Generic name: Diltiazem hydrochlorideBrand names: Tiazac, Dilacor XR, Cardizem CD, Cardizem LA, Cardizem SR, Cardizem
Cardizem and Cardizem CD (a controlled release form of diltiazem) are used in the treatment of angina pectoris (chest pain usually caused by lack of oxygen to the heart due to clogged arteries). Cardizem, Cardizem CD, and Cardizem LA (an extended-release, once-a-day tablet form of diltiazem) are used to control chronic stable angina (caused by exertion). Cardizem CD and Cardizem LA are also used to treat high blood pressure. Another controlled release form, Cardizem SR, is used only in the treatment of high blood pressure. Cardizem, a calcium channel blocker, dilates blood vessels and slows the heart to reduce blood pressure and the pain of angina.
Doctors sometimes prescribe Cardizem for loss of circulation in the fingers and toes (Raynaud's phenomenon), for involuntary movements (tardive dyskinesia), and to prevent heart attack.
Tiazac and Dilacor XR are used in the treatment of high blood pressure and chronic stable angina. They may be taken alone or combined with other blood pressure medications.
If you are taking Cardizem for high blood pressure, remember that it does not cure the problem; it merely controls it. You may need to take a blood pressure medication for the rest of your life.
If you are taking Cardizem for angina, do not stop suddenly. This can lead to an increase in your attacks.
Cardizem should be taken before meals and at bedtime. Cardizem CD, Cardizem LA, Cardizem SR, and Dilacor XR should be swallowed whole; do not chew, crush, or divide. Tiazac capsules may be swallowed whole or opened and sprinkled on a spoonful of applesauce. Swallow the applesauce immediately, without chewing, and wash it down with a glass of cool water.
Take Cardizem exactly as prescribed by your doctor, even if your symptoms have disappeared.
Side effects cannot be anticipated. If any develop or change in intensity, inform your doctor as soon as possible. Only your doctor can determine if it is safe for you to continue taking Cardizem.
If you suffer from "sick sinus" syndrome or second- or third-degree heart block (various types of irregular heartbeat), you should not take diltiazem unless you have a ventricular pacemaker. Also avoid diltiazem if you've just suffered a heart attack or have lung congestion.
Do not take diltiazem if you have low blood pressure or an allergy to the drug.
If you have congestive heart failure or suffer from kidney or liver disease, use Cardizem with caution.
This medication may cause your heart rate to become too slow. You should check your pulse regularly.
If Cardizem is taken with certain other drugs, the effects of either could be increased, decreased, or altered. It is especially important to check with your doctor before combining Cardizem with the following:Beta-blockers (heart and blood pressure drugs such as atenolol and propranolol hydrochloride)CarbamazepineCimetidineCyclosporineDigoxinLovastatinMidazolamRifampinTriazolam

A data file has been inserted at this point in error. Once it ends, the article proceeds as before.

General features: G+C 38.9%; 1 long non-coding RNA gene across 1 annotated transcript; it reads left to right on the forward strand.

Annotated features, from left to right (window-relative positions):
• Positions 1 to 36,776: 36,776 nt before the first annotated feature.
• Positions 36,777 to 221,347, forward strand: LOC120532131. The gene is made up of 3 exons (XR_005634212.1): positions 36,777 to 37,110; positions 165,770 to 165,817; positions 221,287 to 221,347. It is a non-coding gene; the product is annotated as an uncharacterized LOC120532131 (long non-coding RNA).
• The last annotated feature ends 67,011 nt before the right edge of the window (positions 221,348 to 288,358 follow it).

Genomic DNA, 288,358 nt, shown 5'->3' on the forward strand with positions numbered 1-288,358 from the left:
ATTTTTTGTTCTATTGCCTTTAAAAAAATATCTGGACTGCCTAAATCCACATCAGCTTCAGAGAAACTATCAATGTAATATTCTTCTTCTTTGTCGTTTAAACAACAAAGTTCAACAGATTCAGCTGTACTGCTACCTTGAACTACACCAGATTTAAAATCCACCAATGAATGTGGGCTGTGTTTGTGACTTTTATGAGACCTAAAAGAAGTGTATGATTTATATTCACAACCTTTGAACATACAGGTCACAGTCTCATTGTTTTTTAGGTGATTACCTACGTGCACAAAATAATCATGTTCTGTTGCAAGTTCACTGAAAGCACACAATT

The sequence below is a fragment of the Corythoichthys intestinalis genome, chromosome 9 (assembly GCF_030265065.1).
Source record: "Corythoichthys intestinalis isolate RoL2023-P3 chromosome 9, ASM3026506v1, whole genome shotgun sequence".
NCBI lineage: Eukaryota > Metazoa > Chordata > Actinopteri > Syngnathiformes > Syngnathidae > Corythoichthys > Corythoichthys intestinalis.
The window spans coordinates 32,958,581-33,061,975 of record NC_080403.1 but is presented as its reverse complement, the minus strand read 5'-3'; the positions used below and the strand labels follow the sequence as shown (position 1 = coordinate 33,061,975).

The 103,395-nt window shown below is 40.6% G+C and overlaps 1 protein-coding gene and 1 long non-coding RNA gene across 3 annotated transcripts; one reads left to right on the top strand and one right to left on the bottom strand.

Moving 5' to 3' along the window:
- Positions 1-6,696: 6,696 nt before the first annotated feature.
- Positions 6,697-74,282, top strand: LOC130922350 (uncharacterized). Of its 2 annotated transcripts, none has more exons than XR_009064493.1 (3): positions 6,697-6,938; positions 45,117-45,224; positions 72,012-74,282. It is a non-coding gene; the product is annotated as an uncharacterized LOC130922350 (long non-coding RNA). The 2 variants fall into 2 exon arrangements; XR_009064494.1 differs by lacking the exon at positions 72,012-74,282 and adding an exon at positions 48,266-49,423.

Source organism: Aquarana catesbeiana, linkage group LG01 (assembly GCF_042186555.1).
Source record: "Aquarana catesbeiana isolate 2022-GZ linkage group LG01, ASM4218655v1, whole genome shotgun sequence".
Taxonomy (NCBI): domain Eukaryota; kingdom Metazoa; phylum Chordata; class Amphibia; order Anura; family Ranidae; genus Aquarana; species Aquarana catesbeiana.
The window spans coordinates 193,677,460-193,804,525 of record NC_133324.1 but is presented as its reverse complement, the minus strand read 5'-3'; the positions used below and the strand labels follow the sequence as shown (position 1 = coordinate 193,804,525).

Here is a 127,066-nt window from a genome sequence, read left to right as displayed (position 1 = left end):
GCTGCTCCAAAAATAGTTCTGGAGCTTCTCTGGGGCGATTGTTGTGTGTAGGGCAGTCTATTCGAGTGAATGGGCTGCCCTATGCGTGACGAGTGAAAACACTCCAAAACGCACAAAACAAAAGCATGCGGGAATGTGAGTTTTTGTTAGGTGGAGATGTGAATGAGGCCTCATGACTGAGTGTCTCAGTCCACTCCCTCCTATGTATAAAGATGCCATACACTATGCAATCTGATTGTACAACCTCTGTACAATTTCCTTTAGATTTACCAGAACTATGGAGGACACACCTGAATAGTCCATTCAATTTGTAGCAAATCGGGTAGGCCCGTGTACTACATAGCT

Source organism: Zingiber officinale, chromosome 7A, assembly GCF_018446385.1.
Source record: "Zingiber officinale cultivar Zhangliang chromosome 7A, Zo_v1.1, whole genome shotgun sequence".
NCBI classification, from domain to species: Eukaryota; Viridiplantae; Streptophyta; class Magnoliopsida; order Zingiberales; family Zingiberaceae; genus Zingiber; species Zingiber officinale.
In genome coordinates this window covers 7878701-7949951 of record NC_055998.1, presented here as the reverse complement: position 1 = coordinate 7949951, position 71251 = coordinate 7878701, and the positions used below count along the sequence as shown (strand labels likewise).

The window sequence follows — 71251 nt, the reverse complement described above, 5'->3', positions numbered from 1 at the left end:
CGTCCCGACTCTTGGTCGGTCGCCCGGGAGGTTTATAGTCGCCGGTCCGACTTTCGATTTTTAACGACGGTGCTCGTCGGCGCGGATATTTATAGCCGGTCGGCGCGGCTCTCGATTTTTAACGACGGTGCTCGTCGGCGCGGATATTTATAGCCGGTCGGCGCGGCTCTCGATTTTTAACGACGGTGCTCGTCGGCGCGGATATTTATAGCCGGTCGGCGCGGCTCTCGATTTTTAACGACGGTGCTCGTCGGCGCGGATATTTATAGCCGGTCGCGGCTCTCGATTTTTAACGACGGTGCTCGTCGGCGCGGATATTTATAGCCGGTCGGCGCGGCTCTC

The effects of Cardizem during pregnancy have not been adequately studied. If you are pregnant or plan to become pregnant, inform your doctor immediately. Cardizem appears in breast milk and could affect a nursing infant. If Cardizem is essential to your health, your doctor may advise you to discontinue breastfeeding until your treatment with Cardizem is finished.
Dosage levels are determined by each individual's needs.
The average daily dosage is between 180 milligrams and 360 milligrams, divided into 3 or 4 smaller doses.
The recommended starting dosage is 60 to 120 milligrams 2 times a day, to be increased to 240 to 360 milligrams a day.
This is a once-a-day form of Cardizem. For high blood pressure, starting doses range from 180 to 240 milligrams; for angina, 120 to 180 milligrams.
This is also a once-a-day drug. For high blood pressure, when used alone, doses start at 180 to 240 milligrams and may be increased to as much as 540 milligrams once daily. For angina, the starting dose is 180 milligrams once daily with increases every 7 to 14 days if necessary.
This is another once-a-day drug. For high blood pressure, doses start at 180 to 240 milligrams and may be increased to as much as 540 milligrams. For angina, doses start at 120 milligrams and may be increased to 480 milligrams.
The usual starting dose for high blood pressure is 120 to 240 milligrams once a day. After the drug has taken effect—in about 2 weeks—the dose can range from 120 to 540 milligrams. For angina, once-daily doses start at 120 to 180 milligrams and may be increased to 540 milligrams if necessary.
Safety and effectiveness in children have not been established.
Any medication taken in excess can have serious consequences. If you suspect an overdose of Cardizem, seek medical attention immediately.